After the success of the first AHSNZ conference in Christchurch we had many people who were unable to make it contact us hungry for more information. In response we have requested that our speakers write a post on their presentation. Reading it on your computer screen pales in comparison to hearing it in person, in a room full of like-minded passionate people, but we felt that these talks were too important. So, without further ado, allow us to present the AHSNZ Conference series of posts. Let us know what you think, which presentations sparked your interest, and what topics you would like to see addressed at our next conference in Wanaka on October 25.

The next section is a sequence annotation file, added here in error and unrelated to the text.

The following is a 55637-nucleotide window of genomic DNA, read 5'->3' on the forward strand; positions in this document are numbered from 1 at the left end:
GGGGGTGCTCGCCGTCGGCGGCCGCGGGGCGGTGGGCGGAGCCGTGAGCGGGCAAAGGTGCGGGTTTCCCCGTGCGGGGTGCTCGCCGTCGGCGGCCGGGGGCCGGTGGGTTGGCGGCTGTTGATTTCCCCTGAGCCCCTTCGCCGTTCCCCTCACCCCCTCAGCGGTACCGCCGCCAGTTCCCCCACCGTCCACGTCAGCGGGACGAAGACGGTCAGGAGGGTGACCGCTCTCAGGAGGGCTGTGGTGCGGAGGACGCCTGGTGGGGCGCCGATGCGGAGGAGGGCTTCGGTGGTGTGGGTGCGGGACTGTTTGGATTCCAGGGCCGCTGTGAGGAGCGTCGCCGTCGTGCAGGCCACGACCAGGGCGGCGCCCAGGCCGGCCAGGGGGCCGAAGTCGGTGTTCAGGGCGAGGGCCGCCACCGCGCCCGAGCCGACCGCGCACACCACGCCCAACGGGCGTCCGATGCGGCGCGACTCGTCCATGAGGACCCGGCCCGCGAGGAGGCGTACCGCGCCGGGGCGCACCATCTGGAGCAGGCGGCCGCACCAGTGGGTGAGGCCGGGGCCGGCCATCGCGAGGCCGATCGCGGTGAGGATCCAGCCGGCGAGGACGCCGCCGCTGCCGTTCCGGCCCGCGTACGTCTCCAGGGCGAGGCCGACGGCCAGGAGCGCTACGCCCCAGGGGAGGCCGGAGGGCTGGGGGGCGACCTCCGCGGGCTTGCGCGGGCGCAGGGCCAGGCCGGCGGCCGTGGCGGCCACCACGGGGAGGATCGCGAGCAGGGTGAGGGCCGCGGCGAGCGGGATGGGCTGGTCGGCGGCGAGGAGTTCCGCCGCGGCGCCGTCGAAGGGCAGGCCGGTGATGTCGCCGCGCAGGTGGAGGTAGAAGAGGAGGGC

Ancestral Health in General Practice: Art, Science, or Quackery?
In the second part of “Ancestral Health in General Practice: Art, Science, or Quackery?” the task fell to me to examine the scientific basis of General Practice, looking at a few fundamental questions:
- What principles underpin it?
- Does it work, and if so in whose interest?
- Where does Ancestral Health fit in?
The “science” of general practice has become virtually synonymous with evidence-based medicine and clinical guidelines. These, in my view, have become increasingly autocratic as simultaneously the weakness of much of the underpinning evidence has been exposed.